NYE: That’s a long project I worked on for over 15 years of my life, and it led to my 2007 book, War, Wine, and Taxes. It starts from the fact when, early on in my career, I was doing some work in Second Empire France and looking at their tariff policies, and one of the things I did routinely was to compare average tariffs in Britain and France, something which apparently, at the time I was doing it, no one had ever bothered to do.

One of the things that shocked me was that, from about the 1850s, or certainly the 1860s, to the end of the 19th century, France had, in fact, much earlier, going back to the ’30s, France seemed to have lower average tariffs than the British did, for I would say three-quarters of the 19th century. It’s not till the end of the 19th century that Britain catches up with France in terms of openness of trade.

This is from “Conversations with Tyler: John Nye.” I’ve enjoyed a huge percent of these conversations between Tyler Cowen and various people. But this is by far my favorite for the insights of the guest. The whole thing is well worth reading.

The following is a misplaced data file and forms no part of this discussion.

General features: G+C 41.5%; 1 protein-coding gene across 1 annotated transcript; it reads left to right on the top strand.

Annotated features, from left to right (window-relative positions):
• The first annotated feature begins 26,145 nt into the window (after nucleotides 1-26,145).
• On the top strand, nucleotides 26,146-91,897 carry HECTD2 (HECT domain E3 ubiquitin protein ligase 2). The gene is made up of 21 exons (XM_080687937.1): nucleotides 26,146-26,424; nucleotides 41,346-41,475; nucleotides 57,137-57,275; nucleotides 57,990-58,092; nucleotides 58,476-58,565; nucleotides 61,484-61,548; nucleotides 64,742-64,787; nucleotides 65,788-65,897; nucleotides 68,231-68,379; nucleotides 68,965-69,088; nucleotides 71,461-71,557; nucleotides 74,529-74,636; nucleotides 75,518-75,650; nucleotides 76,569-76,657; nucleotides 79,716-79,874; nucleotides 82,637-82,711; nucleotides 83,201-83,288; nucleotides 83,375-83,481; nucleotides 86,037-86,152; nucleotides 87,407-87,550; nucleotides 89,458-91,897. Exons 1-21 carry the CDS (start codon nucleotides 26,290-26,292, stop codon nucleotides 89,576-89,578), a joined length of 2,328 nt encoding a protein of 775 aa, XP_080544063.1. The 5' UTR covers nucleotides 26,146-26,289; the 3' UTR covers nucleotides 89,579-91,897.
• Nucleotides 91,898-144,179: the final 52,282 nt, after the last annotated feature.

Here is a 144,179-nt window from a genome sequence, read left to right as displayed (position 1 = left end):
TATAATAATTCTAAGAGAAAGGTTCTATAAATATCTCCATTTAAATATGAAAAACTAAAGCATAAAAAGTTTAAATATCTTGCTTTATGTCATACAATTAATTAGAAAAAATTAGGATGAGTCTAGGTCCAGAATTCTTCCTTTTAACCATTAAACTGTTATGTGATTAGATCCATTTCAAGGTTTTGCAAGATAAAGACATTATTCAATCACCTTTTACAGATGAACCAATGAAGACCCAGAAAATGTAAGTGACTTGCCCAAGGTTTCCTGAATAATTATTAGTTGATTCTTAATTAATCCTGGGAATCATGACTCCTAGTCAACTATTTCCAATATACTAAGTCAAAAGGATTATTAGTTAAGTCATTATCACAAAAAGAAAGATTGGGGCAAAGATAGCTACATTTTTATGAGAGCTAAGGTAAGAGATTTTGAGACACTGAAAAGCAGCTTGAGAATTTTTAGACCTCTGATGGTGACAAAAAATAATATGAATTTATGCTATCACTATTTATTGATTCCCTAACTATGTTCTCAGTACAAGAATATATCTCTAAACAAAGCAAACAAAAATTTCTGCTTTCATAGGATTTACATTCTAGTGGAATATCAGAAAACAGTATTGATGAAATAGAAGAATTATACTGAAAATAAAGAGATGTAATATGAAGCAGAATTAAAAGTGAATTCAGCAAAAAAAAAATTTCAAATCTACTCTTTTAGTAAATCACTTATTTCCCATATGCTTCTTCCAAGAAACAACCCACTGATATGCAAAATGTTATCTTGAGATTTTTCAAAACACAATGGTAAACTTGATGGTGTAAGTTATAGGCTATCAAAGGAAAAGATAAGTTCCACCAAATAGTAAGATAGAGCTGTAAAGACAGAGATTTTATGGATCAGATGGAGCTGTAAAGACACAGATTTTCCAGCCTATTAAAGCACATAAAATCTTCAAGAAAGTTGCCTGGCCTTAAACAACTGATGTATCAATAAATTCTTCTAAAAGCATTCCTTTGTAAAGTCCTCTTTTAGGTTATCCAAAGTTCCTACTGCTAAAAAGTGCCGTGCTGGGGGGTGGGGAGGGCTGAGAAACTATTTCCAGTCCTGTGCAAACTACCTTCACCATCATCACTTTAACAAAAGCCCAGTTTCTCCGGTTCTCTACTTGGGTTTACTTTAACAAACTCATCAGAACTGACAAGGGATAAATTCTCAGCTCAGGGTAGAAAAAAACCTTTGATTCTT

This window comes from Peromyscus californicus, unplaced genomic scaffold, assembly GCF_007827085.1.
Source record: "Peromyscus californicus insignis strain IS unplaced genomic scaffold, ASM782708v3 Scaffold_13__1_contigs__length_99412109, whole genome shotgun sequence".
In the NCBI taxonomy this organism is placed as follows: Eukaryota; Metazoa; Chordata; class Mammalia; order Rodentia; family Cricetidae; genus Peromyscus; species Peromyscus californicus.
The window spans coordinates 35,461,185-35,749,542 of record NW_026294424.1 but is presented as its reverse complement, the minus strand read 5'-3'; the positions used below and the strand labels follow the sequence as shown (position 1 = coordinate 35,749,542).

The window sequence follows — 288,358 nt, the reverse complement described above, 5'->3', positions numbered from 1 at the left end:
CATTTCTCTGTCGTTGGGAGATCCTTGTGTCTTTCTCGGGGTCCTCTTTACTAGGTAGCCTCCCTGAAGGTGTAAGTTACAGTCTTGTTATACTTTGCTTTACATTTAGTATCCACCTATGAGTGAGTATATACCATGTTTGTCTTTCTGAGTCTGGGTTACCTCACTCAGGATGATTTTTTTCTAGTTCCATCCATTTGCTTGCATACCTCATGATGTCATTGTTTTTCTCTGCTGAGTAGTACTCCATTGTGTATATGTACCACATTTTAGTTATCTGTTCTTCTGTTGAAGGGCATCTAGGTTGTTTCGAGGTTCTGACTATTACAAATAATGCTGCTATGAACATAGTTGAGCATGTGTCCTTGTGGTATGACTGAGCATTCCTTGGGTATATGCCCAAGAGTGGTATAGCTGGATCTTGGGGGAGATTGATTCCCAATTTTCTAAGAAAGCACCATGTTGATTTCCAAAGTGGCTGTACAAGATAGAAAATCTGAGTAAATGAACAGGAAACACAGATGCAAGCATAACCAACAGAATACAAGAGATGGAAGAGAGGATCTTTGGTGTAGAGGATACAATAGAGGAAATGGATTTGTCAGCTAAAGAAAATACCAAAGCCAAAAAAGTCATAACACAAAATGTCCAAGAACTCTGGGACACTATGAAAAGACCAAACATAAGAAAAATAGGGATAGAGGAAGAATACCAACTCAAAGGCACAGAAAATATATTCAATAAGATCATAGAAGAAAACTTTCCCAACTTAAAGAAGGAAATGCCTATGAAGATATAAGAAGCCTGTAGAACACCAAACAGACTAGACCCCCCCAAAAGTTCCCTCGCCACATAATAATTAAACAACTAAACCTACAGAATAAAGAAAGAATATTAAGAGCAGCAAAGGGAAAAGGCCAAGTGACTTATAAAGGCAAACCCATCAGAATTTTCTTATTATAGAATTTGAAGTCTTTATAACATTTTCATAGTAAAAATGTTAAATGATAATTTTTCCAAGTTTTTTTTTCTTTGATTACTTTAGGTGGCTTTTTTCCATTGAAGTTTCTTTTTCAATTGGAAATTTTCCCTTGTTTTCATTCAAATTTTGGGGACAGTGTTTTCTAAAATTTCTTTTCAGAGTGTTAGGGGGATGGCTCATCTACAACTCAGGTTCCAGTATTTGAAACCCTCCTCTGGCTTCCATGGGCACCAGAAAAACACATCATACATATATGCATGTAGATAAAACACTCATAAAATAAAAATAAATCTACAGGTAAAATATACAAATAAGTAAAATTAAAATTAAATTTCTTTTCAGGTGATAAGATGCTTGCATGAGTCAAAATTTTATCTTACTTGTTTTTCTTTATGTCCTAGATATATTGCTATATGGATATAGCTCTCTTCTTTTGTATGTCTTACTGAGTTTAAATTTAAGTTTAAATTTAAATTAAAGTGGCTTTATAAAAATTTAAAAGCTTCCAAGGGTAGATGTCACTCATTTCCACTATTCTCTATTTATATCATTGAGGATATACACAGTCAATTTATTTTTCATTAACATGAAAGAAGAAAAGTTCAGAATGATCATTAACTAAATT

More on the above issue:

COWEN: What are the intellectual origins of this myth of free-trade Britain? Where does it come from? Are we overrating the British in every other way, or is there some specific reason?

NYE: Well the specific reason there definitely has to do with the Corn Laws. With the repeal of the Corn Laws, Britain also repealed lots and lots of tariffs, but if you go back— Taussig first noticed this — that they removed lots of tariffs, but often on things that were a trivial part of trade. In contrast, many of the tariffs that even Adam Smith complained about in The Wealth of Nations, in particular the wine tariffs, were not touched.



Britain had a comparative advantage in manufacturers, so they were willing to go to free trade in manufacturers, but they were very, very protectionist when it came to consumption items and, in particular, beverages — wine, but also all alcoholic products, rum, sugar, tea, coffee, et cetera.

Check out also John’s comments about Napoleon III.